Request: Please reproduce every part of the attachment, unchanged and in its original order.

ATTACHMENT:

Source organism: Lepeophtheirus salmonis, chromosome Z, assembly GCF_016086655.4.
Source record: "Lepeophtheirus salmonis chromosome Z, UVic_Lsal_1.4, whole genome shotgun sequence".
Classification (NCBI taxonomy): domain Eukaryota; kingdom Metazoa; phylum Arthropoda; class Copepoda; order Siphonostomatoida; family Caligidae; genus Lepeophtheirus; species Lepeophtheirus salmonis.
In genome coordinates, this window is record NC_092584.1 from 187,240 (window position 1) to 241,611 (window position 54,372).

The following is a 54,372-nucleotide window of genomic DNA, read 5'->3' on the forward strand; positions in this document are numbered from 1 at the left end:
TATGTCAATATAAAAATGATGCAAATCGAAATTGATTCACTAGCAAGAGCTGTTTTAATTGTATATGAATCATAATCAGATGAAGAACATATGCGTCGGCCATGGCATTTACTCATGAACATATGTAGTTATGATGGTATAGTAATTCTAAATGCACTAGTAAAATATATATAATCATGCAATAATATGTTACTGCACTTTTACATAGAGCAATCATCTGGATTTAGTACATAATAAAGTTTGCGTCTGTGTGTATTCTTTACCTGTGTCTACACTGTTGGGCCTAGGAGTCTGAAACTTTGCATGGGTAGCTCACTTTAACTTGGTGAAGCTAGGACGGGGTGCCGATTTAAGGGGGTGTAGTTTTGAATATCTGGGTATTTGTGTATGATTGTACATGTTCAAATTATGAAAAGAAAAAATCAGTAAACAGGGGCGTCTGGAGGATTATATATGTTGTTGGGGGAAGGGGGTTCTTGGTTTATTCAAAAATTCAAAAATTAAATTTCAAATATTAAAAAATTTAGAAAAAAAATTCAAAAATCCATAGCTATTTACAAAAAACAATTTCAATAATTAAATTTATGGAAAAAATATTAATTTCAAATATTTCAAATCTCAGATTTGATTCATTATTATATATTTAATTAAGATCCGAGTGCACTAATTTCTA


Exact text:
Source organism: Lepeophtheirus salmonis, chromosome Z, assembly GCF_016086655.4.
Source record: "Lepeophtheirus salmonis chromosome Z, UVic_Lsal_1.4, whole genome shotgun sequence".
Classification (NCBI taxonomy): domain Eukaryota; kingdom Metazoa; phylum Arthropoda; class Copepoda; order Siphonostomatoida; family Caligidae; genus Lepeophtheirus; species Lepeophtheirus salmonis.
In genome coordinates, this window is record NC_092584.1 from 187,240 (window position 1) to 241,611 (window position 54,372).

The following is a 54,372-nucleotide window of genomic DNA, read 5'->3' on the forward strand; positions in this document are numbered from 1 at the left end:
TATGTCAATATAAAAATGATGCAAATCGAAATTGATTCACTAGCAAGAGCTGTTTTAATTGTATATGAATCATAATCAGATGAAGAACATATGCGTCGGCCATGGCATTTACTCATGAACATATGTAGTTATGATGGTATAGTAATTCTAAATGCACTAGTAAAATATATATAATCATGCAATAATATGTTACTGCACTTTTACATAGAGCAATCATCTGGATTTAGTACATAATAAAGTTTGCGTCTGTGTGTATTCTTTACCTGTGTCTACACTGTTGGGCCTAGGAGTCTGAAACTTTGCATGGGTAGCTCACTTTAACTTGGTGAAGCTAGGACGGGGTGCCGATTTAAGGGGGTGTAGTTTTGAATATCTGGGTATTTGTGTATGATTGTACATGTTCAAATTATGAAAAGAAAAAATCAGTAAACAGGGGCGTCTGGAGGATTATATATGTTGTTGGGGGAAGGGGGTTCTTGGTTTATTCAAAAATTCAAAAATTAAATTTCAAATATTAAAAAATTTAGAAAAAAAATTCAAAAATCCATAGCTATTTACAAAAAACAATTTCAATAATTAAATTTATGGAAAAAATATTAATTTCAAATATTTCAAATCTCAGATTTGATTCATTATTATATATTTAATTAAGATCCGAGTGCACTAATTTCTA